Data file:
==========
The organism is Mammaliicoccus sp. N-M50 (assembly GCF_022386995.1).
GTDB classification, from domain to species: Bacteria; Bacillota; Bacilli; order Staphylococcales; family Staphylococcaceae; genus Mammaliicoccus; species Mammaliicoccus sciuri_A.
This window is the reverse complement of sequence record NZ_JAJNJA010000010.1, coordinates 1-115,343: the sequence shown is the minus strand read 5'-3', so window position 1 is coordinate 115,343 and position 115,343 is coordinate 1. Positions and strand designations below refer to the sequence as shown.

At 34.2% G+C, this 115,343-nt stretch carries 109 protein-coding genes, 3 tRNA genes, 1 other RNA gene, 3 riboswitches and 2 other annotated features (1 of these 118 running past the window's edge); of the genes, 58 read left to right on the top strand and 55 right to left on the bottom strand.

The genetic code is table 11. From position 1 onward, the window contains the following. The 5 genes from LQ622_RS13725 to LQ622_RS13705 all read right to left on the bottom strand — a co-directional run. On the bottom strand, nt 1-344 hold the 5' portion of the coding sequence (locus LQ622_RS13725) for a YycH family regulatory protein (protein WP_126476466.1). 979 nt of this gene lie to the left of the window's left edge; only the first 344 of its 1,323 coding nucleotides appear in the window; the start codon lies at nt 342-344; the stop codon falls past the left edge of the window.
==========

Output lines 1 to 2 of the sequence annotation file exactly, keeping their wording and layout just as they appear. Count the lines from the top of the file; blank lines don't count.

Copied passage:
The organism is Mammaliicoccus sp. N-M50 (assembly GCF_022386995.1).
GTDB classification, from domain to species: Bacteria; Bacillota; Bacilli; order Staphylococcales; family Staphylococcaceae; genus Mammaliicoccus; species Mammaliicoccus sciuri_A.